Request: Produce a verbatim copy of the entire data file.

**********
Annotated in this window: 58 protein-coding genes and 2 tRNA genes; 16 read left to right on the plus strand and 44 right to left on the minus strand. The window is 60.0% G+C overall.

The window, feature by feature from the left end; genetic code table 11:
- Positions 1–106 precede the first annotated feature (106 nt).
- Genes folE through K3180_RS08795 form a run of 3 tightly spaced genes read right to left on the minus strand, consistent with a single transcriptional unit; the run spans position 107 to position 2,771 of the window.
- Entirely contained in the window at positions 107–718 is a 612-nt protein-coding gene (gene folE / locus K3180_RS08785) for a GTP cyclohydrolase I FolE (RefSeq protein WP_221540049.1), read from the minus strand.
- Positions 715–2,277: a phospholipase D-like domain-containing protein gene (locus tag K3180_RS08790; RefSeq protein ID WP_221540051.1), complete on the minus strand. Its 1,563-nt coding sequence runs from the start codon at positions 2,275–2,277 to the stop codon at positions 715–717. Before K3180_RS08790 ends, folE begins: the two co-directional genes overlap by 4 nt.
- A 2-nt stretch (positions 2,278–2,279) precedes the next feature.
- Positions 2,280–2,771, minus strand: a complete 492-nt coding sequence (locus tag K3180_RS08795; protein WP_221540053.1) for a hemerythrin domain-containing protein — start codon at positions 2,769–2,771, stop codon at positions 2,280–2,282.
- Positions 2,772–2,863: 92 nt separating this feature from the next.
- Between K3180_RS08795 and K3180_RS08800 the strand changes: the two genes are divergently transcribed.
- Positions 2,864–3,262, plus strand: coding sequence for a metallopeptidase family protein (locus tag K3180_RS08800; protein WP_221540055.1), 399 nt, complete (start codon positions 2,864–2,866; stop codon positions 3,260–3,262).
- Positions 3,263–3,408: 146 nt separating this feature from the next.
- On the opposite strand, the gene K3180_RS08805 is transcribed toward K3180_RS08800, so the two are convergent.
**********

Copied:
Annotated in this window: 58 protein-coding genes and 2 tRNA genes; 16 read left to right on the plus strand and 44 right to left on the minus strand. The window is 60.0% G+C overall.

The window, feature by feature from the left end; genetic code table 11:
- Positions 1–106 precede the first annotated feature (106 nt).
- Genes folE through K3180_RS08795 form a run of 3 tightly spaced genes read right to left on the minus strand, consistent with a single transcriptional unit; the run spans position 107 to position 2,771 of the window.
- Entirely contained in the window at positions 107–718 is a 612-nt protein-coding gene (gene folE / locus K3180_RS08785) for a GTP cyclohydrolase I FolE (RefSeq protein WP_221540049.1), read from the minus strand.
- Positions 715–2,277: a phospholipase D-like domain-containing protein gene (locus tag K3180_RS08790; RefSeq protein ID WP_221540051.1), complete on the minus strand. Its 1,563-nt coding sequence runs from the start codon at positions 2,275–2,277 to the stop codon at positions 715–717. Before K3180_RS08790 ends, folE begins: the two co-directional genes overlap by 4 nt.
- A 2-nt stretch (positions 2,278–2,279) precedes the next feature.
- Positions 2,280–2,771, minus strand: a complete 492-nt coding sequence (locus tag K3180_RS08795; protein WP_221540053.1) for a hemerythrin domain-containing protein — start codon at positions 2,769–2,771, stop codon at positions 2,280–2,282.
- Positions 2,772–2,863: 92 nt separating this feature from the next.
- Between K3180_RS08795 and K3180_RS08800 the strand changes: the two genes are divergently transcribed.
- Positions 2,864–3,262, plus strand: coding sequence for a metallopeptidase family protein (locus tag K3180_RS08800; protein WP_221540055.1), 399 nt, complete (start codon positions 2,864–2,866; stop codon positions 3,260–3,262).
- Positions 3,263–3,408: 146 nt separating this feature from the next.
- On the opposite strand, the gene K3180_RS08805 is transcribed toward K3180_RS08800, so the two are convergent.